The days of launching products into the marketplace and incrementally improving them every few years with modifications and improvements to keep up with changing tastes and fashions is coming to an end. Customers are becoming more sophisticated as innovative companies engage in continuous improvements based on ever-increasing flows of data from users as they engage with products and services. One of the key objectives for any company should be to make sure they manage this data and that it is not under the control of a third party.
Retail loyalty cards are a good example of this with retailers using the data captured to build rich pictures of their customers’ shopping habits and create stronger relationships. In the UK, the Boots pharmacy chain, a subsidiary of Walgreens in the US, claims more than 14 million users of its Advantage card and has one of the highest usage rates per transaction of any loyalty scheme. The company combines Advantage data with a range of third-party sources to improve its product offerings as well as determine where to open new stores.
Integrating data capture into the product
While retail loyalty cards could be seen as an incremental innovation within the overall retail experience, increasingly products and services are being designed with data capture at their core. Electric toothbrushes which monitor brushing habits and dental hygiene and then present the data to users and dentists have been on the market for several years. For brush manufacturers this offers the chance to become part of the health routine of users and create a form of customer lock-in as switching to a different brand of toothbrush would mean losing historical data.
Connected home devices such as thermostats, alarms, locks and lighting have similar strategies. Once the data created through usage is captured and has value for the end user, it becomes a bigger decision to change supplier. Technology companies have known this for several decades, but consumer goods companies are now waking up to the potential of embedded intelligence in products. Where many companies go wrong is not offering enough value to customers from data capture. The benefits have to be mutual or, however clever the product is, people won’t buy into it if it does not offer real benefits. The business case for smart toothbrushes is still to be decided by the market.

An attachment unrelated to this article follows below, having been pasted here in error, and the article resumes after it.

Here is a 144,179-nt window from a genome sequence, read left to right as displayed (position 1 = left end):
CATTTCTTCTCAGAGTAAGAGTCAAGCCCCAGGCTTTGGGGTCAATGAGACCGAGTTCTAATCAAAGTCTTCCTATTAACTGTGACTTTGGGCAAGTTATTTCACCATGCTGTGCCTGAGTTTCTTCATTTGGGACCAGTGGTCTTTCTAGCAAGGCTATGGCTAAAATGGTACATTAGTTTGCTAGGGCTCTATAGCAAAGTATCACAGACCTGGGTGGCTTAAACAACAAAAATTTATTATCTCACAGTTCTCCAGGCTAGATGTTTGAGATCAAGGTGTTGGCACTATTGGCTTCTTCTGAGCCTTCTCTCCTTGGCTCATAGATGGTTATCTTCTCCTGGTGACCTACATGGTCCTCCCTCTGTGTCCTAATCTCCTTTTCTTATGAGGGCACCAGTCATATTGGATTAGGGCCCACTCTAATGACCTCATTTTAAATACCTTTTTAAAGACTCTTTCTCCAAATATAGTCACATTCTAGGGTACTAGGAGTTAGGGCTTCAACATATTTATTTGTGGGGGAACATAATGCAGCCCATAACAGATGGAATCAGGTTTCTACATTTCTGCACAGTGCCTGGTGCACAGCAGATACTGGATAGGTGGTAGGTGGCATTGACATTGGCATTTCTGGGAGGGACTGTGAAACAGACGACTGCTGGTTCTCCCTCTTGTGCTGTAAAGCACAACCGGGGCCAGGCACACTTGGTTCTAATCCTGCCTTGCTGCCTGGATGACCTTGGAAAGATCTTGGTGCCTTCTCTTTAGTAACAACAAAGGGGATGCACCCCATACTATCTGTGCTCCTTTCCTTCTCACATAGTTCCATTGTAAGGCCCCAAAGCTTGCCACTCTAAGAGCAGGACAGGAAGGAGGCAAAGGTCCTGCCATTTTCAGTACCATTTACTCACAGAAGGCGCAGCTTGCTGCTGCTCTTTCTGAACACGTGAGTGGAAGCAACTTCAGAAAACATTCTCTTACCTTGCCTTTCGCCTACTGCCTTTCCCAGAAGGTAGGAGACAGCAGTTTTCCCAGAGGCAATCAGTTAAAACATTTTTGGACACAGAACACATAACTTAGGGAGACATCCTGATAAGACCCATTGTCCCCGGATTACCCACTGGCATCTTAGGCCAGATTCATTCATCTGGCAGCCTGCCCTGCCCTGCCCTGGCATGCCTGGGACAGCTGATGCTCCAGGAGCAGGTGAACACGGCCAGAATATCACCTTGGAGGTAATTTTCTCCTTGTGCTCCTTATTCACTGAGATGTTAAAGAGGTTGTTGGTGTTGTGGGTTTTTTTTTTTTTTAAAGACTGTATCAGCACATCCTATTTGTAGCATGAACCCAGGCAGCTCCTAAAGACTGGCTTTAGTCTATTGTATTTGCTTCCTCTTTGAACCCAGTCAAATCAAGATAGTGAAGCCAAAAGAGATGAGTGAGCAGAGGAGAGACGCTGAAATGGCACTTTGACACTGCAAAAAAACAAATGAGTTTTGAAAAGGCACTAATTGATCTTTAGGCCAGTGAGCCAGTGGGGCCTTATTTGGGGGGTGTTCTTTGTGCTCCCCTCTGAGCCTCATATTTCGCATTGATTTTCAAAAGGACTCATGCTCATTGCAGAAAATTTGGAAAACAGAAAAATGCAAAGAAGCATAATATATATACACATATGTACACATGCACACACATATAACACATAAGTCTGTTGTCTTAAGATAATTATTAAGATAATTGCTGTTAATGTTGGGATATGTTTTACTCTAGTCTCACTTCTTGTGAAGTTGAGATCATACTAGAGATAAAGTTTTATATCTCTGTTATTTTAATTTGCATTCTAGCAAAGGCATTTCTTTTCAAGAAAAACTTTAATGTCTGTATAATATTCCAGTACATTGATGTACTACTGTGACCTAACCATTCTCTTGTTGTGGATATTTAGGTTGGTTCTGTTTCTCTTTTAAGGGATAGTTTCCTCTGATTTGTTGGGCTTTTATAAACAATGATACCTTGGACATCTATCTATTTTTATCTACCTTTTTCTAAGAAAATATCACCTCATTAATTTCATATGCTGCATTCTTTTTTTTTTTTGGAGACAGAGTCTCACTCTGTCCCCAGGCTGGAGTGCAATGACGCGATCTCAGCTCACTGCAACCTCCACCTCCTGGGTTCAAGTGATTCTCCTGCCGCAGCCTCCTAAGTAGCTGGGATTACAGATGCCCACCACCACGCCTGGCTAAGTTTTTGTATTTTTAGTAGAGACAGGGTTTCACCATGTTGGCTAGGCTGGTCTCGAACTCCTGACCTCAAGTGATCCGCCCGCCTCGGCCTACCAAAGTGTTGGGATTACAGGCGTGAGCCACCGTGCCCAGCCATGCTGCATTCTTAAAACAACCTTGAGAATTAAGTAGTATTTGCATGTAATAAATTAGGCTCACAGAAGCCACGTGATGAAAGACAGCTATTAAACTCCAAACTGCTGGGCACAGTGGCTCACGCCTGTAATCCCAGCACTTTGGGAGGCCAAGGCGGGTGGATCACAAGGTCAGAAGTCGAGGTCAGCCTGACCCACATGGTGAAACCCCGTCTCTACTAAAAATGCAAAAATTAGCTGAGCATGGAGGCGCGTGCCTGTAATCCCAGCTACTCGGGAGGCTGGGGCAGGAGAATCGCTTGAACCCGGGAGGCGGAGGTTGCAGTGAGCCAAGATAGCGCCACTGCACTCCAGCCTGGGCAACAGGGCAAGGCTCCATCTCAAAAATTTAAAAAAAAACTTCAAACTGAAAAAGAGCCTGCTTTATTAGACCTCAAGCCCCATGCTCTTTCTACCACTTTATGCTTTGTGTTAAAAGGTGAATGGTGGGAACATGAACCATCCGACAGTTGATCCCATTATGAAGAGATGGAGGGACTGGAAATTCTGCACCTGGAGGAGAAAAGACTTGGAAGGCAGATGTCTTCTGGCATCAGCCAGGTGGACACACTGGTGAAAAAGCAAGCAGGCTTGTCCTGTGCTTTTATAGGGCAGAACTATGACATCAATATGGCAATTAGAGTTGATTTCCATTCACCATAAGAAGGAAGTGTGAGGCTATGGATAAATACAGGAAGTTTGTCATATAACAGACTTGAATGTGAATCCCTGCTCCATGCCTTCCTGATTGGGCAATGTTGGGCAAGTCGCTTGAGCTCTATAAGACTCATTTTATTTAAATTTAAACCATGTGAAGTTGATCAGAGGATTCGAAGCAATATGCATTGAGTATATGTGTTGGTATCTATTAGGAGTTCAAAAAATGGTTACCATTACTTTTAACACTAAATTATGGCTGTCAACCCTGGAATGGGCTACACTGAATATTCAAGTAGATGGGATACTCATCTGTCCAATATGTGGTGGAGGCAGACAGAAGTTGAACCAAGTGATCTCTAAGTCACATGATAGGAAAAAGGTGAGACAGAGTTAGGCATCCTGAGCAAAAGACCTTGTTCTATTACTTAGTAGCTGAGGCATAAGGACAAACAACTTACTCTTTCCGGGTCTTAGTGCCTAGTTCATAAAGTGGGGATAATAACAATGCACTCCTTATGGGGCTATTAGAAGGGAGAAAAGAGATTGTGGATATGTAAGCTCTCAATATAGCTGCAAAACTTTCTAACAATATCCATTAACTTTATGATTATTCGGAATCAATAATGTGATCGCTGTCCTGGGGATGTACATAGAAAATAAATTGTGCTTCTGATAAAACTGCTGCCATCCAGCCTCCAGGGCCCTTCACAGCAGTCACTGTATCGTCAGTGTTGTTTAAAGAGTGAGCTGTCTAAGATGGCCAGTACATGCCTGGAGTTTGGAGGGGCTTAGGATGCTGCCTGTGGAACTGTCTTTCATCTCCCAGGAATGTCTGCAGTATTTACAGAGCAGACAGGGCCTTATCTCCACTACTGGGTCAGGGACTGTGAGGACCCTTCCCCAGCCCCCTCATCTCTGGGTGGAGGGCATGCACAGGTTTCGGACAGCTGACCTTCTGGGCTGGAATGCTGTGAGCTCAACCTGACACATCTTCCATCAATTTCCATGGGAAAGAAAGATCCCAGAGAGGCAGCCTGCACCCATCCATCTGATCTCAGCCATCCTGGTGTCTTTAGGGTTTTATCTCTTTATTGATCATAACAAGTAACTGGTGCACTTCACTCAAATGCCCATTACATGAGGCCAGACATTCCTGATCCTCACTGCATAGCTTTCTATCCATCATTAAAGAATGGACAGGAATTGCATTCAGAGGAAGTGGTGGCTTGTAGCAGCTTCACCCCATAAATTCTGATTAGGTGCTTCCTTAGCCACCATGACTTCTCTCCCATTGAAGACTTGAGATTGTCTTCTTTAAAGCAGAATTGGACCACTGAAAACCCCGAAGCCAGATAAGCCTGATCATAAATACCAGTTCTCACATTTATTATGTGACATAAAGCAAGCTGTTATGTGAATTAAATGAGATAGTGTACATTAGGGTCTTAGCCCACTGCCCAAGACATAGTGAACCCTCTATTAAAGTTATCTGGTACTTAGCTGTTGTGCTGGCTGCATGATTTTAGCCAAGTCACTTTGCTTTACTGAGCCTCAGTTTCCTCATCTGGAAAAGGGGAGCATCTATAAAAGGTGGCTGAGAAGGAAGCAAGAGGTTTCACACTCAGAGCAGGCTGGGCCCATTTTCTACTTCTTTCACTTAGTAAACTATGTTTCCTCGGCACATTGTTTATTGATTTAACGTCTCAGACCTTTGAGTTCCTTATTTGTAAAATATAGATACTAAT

Leveraging customers for data creation
Amazon is the king of leveraging customer data to improve its services and innovate. Customer reviews are a key selling point for the company and cost Amazon almost nothing to collect and publish. Travel comparison sites use review data in the same way to create virtuous circles of customer value. It also shifts the power balance between these sites and suppliers that sell services and products through them. As Amazon, Trivago, Expedia and a few others become key destination portals for consumers, the importance of customer reviews increases further and puts further pressure on suppliers to fit in with the rating criteria imposed by portal owners.
While Amazon and the large travel portals use scale to build the data-driven facets of their business models, smaller companies can still use customer data to drive innovation. TomTom aggregates data from users of its navigation products to provide real-time traffic alerts to all its subscribers. Financial services company, Mint analyses user data on spending and transactions to improve the advice it offers on budgeting for other customers.
Building a data innovation flywheel
Where possible, the objective for any company using data to drive innovation should be to create a virtuous circle of data capture, integration, improvement and implementation. This requires products and services to be designed on the basis of continuous improvement. Gartner’s Doug Laney has coined the phrase Infonomics to describe how companies should treat data as a valuable resource like other corporate assets to be managed and exploited for commercial returns. The Infonomics model is a good framework for any CIO or manager thinking about how to integrate data into their company’s innovation program.
As software and communications technology becomes increasingly embedded in the physical world, the line between services and products starts to blur. Tesla is proof of this and is forcing an industry bound in a century-long tradition of incremental product improvements to understand the importance of software and real-time data capture for continuous innovation. The company is able to push over-the-air updates to a Tesla’s operating system, fixing braking and navigation problems instantly. This pattern is already emerging in other industries from haulage, heavy industrial machinery and construction to education and banking. Companies which integrate data capture, analysis and integration into their workflows and product development will be at a distinct advantage to those that carry on with business as usual. Retailers in shopping malls and high streets around the world are waking up to this fact.